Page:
Numbers were originally put on jerseys to make it easier to identify players.

The Pacific Coast Hockey League pioneered the concept in hockey in 1912, and the NHL copied it in 1918. The New York Yankees, who in 1929 became the first major-league baseball team to permanently adopt numbers, used them to indicate a player's spot on the batting order, which is why Babe Ruth became No.3 and Lou Gehrig No.4.

Over the years, ceratin numerals have developed their own mystique, reflecting the virtues of the athletes who wore them. In his book 'One size Doesn't Fit All", TV analyst and former NFL coach John Madden discusses the significance of football numbers. He associates No.12 with 'a leader with charisma' No.16 'has certain softness about it' and No.22 is 'speed number'.

Madden goes on to assign numbers to famous people. Woody Allen is a 2, Ronald Reagan a 16, Elizabeth Taylor a 32, Pope John Paul II a 73, and Dolly Parton a 76. The reason for this last choice escapes me. Dolly parton is clearly a 44.

Although many assume Wayne Gretzky was the first NHLer to wear 99, that's not so. High numbers were in vogue during the 1930's, and the Montreal Canadiens actually employed three No.99s during the 1934-35 season: Leo Bourgeault, Des Roche, and Joe Lamb. Interestingly, Gretzky never intended to wear 99. When he joined the OHL's Saulkt Ste. Marie Greyhounds in 1975, Gretzky wanted 9, the number of his idol, Gordie Howe. But Brian Gualazzi already had 9 and refused to give it up. Gretzky tried 14 and 19, but was still unhappy.

Then inspiration came from a surprising source - Phil Esposito. Esposito had worn No.7 with the Boston Bruins, but when he was traded in 1975-76 to the New York rangers, he found his favourite digit in the possession of Rod Gilbert. Espo's solution was to become No.77.

After hearing about Espo's move, Sault Ste. Marie coach Muzz McPherson took Gretzky into his office and said: "There's your new number. If you can't wear one 9, wear two." hanging on the door was a Greyhounds jersey with No.99 on it.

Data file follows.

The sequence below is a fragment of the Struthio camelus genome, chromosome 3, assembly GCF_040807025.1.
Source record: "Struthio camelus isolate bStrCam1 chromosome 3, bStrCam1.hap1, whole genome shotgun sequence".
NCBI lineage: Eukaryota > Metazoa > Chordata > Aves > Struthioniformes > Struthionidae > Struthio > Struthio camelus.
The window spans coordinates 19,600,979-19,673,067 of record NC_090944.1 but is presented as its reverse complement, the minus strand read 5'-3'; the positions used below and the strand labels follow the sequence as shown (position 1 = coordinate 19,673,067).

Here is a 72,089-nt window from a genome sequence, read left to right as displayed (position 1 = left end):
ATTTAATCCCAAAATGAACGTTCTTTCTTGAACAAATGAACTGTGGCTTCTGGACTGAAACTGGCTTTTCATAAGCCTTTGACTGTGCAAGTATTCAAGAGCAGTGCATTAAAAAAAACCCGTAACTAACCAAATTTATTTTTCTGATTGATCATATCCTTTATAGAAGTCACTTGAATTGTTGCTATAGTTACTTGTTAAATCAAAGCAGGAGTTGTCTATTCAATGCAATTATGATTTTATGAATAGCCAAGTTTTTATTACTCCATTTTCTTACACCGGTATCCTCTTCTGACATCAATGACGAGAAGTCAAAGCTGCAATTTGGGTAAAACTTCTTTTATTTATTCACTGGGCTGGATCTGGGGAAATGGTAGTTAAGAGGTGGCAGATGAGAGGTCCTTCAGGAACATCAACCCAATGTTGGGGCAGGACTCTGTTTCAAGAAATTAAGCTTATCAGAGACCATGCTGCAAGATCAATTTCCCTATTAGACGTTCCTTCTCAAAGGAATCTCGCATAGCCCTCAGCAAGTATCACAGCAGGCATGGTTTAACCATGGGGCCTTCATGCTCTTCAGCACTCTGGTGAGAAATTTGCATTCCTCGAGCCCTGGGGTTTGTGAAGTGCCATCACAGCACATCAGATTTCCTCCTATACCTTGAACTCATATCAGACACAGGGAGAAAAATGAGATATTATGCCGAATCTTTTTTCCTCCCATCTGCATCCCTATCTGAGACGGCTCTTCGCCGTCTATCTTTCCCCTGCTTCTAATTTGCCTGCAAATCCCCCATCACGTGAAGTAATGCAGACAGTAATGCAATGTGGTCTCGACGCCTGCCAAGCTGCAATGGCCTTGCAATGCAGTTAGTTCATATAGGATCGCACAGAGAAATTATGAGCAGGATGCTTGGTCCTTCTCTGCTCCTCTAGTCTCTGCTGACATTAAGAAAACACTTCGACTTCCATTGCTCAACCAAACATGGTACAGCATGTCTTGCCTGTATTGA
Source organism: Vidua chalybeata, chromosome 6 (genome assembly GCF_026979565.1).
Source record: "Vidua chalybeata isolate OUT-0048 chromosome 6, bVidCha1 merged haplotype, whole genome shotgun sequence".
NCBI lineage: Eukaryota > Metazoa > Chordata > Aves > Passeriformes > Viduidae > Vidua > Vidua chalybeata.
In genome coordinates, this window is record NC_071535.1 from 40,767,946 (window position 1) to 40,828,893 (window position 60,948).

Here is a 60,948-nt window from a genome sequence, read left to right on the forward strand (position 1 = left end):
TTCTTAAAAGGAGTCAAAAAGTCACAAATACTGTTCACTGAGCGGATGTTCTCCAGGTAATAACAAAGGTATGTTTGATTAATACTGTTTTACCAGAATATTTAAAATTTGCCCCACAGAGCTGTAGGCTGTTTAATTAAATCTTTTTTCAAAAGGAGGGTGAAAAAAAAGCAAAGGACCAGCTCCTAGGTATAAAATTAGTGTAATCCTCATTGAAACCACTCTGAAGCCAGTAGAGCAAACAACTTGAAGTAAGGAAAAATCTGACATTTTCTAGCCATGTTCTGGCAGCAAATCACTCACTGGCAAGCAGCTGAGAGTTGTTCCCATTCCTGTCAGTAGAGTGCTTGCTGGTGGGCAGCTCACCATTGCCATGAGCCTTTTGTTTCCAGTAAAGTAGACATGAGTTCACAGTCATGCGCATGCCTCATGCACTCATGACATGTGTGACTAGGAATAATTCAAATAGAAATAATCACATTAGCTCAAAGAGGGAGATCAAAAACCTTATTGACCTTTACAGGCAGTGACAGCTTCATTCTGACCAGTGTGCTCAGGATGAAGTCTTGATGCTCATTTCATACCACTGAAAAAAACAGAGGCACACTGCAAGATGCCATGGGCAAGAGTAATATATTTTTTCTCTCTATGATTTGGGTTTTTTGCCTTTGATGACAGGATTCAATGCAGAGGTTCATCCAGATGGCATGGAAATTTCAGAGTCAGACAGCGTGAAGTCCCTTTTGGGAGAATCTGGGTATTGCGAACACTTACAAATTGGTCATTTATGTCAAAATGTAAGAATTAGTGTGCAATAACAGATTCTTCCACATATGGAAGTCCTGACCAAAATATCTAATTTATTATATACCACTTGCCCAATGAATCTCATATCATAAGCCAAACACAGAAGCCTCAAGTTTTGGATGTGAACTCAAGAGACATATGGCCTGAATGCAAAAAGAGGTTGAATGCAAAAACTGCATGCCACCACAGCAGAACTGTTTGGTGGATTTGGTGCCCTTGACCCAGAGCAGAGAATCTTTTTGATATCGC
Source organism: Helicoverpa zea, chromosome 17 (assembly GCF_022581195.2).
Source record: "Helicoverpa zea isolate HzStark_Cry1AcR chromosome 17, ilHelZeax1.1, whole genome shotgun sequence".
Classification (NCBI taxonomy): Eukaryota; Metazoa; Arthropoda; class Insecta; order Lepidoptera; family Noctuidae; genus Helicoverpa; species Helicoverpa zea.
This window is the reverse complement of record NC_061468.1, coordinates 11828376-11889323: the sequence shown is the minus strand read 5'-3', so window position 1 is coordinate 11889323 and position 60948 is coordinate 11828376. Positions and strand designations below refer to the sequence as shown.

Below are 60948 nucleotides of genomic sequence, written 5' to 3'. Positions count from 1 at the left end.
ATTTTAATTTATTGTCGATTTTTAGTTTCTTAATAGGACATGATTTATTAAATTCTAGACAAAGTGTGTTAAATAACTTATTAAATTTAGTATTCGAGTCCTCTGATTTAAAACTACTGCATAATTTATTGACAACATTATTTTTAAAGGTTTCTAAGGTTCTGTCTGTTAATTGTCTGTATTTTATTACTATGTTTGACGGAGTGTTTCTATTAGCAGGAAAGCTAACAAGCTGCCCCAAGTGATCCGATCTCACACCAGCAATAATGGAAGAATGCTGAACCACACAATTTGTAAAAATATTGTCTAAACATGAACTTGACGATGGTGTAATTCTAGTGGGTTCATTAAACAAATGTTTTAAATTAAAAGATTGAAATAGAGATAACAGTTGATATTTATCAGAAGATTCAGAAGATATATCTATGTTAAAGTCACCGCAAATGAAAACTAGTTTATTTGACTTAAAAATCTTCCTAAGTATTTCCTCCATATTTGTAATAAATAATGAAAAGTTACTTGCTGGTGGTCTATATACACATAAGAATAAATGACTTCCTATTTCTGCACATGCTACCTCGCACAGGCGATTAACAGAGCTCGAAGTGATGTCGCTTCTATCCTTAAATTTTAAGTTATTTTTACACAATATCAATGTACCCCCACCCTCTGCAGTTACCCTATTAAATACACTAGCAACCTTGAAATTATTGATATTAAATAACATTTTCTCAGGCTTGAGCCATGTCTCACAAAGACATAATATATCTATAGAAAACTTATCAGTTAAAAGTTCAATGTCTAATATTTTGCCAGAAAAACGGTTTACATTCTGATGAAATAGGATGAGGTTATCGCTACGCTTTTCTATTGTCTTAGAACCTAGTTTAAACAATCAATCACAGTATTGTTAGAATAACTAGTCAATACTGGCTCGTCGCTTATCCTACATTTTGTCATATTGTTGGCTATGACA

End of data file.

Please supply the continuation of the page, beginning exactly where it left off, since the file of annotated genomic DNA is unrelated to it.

Similarly, it was only by accident that Bobby Orr became a 4. orr wore No.2 in junior with the Oshawa Generals, but that numeral wasn't available when he joined the Boston Bruins in 1966. Two was the legendary Eddie Shore's number, and it had been retired by the Bruins.

Orr ws assigned 27 in training camp. Defenceman Junior Langlois was wearing 4. But Langlois got injured and didn't make the team, and so Orr took No.4, because it was the closest he could get to 2.

Others have been more calculating in their number choices. The advent of player names on baseball jerseys in the 1970's prompted Carlos May of the Chicago White Sox to don No.17. The name-and-number combination revealed his birthdate. John Neves, a minor-league ballplayer whose name spelled backwards is seven, wore a backward No.7. Eddie Gaedel the three-foot-seven midget whom the St.Louis Browns sent up to bat as a publicity stunt in 1951, wore the fraction 1/8.

Novelties aside, it's really only the numbers of the superstars that matter. If an athlete is talented enough, the numerals on his jersey can assume a magical aura.

In adopting No.96, Bure is simply staking out his own territory, just as Gretzky did with his double 9's and Mario Lemieux with 66. If Bure goes on to put the same numbers on the board as those two greats, in a few years only trivia buffs will care that the Russian Rocket was once a perfect 10